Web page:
Even on respected websites, I often see misinformation on the subject of removing a guitar nut. For instance, many sites show using a block of wood in front of the nut then knocking the nut out with a blow to the block of wood.
Well, if you have a guitar that doesn’t use a slot for the nut – just a drop from the fretboard to headstock with no wood behind the nut, then this will work fine for you.
But if you’re guitar is in the majority where the nut sits in a slot, (as in the featured image above) then you have a good chance of breaking the back of that slot, and causing serious damage to your guitar fretboard.
So let’s take a look at the most common nut situation (Fender & many others) where the nut you want to remove, sits in a slot..
I used to use a vertical stand I made out of wood, but I like my 3d printed guitar stand better. This frees my hands to work on removing the guitar nut.
Now, let’s examine the nut and see if there are any areas where we need to use an Xacto knife to cut away overlapping finish or glue..
I used an Xacto knife to carefully cut around any edges that appeared to have overlapping finish or glue. This is especially important on Gibson guitars where the factory usually clear coats right over the nut ends!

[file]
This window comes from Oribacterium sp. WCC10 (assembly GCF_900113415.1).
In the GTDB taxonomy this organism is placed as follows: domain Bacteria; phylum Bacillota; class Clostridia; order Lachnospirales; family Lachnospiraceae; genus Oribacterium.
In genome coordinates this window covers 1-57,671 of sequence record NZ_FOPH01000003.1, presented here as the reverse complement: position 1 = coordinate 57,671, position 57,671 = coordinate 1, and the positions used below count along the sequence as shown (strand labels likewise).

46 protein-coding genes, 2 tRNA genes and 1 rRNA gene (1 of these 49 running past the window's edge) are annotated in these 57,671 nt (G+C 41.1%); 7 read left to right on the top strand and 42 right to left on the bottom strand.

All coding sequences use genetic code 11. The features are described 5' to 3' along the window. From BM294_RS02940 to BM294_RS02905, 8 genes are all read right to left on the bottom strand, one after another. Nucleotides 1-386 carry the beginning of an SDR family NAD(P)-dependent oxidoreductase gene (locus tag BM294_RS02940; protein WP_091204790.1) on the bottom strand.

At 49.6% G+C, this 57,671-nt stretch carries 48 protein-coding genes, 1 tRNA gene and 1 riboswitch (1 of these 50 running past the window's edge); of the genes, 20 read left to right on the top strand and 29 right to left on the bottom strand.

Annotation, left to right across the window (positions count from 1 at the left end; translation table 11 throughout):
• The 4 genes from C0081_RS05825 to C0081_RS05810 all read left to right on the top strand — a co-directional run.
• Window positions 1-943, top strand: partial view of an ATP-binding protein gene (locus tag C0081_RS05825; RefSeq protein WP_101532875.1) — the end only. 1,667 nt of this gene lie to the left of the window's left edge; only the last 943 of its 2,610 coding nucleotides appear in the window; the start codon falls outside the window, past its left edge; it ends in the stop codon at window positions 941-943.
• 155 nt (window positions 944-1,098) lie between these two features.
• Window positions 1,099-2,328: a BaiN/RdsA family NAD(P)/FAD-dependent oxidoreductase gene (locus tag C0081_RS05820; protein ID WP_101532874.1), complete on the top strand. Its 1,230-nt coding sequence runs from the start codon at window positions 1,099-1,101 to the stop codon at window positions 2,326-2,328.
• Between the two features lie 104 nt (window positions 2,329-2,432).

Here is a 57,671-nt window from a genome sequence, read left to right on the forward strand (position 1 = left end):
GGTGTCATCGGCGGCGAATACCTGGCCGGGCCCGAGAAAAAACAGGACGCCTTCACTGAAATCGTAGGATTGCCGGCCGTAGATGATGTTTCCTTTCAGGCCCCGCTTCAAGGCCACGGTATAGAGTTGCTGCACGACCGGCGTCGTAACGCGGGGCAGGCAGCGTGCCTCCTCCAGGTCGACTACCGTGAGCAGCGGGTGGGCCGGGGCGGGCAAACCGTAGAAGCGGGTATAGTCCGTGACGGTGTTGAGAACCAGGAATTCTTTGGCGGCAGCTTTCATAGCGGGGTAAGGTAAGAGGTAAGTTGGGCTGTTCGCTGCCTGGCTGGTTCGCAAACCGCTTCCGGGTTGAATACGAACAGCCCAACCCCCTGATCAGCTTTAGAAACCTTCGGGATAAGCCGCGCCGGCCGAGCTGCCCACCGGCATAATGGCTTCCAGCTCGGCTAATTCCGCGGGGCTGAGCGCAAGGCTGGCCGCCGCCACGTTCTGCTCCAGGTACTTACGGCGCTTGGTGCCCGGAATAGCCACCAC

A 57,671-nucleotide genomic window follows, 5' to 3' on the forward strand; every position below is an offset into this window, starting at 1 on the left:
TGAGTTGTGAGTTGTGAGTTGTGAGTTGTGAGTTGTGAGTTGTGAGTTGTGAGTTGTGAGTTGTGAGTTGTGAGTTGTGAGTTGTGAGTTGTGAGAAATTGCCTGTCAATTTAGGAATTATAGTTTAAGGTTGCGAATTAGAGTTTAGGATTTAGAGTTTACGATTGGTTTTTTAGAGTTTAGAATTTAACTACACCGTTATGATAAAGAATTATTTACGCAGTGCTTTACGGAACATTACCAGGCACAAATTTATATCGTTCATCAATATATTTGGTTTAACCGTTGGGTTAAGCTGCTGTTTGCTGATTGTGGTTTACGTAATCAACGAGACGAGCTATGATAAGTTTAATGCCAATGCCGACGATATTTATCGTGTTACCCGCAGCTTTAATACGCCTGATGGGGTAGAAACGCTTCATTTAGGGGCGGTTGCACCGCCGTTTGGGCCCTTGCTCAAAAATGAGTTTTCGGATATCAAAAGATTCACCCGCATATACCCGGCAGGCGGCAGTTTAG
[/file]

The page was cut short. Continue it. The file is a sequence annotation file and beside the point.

I used a heat gun at about six inches, for a minute or so, varying slowly from front to back of the nut. I watched the fretboard closely for any signs that sap might start bubbling and would have immediately removed the heat if that had happened.
Once I felt I had the glue softened (based on experience – usually around a minute), I used a punch and small hammer (which I’d set close by before grabbing the heat gun) to lightly, but sharply tap the nut end (see photo below)..
If the guitar nut is stubborn and refuses to move, go back to the earlier step of examining for finish or glue along the edges..did you miss anything? Try cutting a bit deeper (if you’d cut around glued/finished edges earlier). Then try a bit more heat. Maybe move the heat gun a little closer (four inches or so), but keep the gun moving, slowly but constantly.
You can try using fret puller pliers, while applying heat, but be careful of the fretboard finish.
Sometimes the nut just won’t budge. Thank the previous guy for using epoxy! In this case, you’ll use a small craft saw to slice right down the center (length-wise) of the nut all the way down to (but not through!) the wood. Now, between fret pullers, the saw and small files, you’ll get the nut out, piece-by-piece.
I was lucky. The guitar nut came out quite easily and left a pretty clean slot to install the new nut. Notice all the scratches and dings from previous “guitar techs”. Follow the instructions in this blog article and your guitar will be spared much damage and you’ll remove your old guitar nut fairly easily.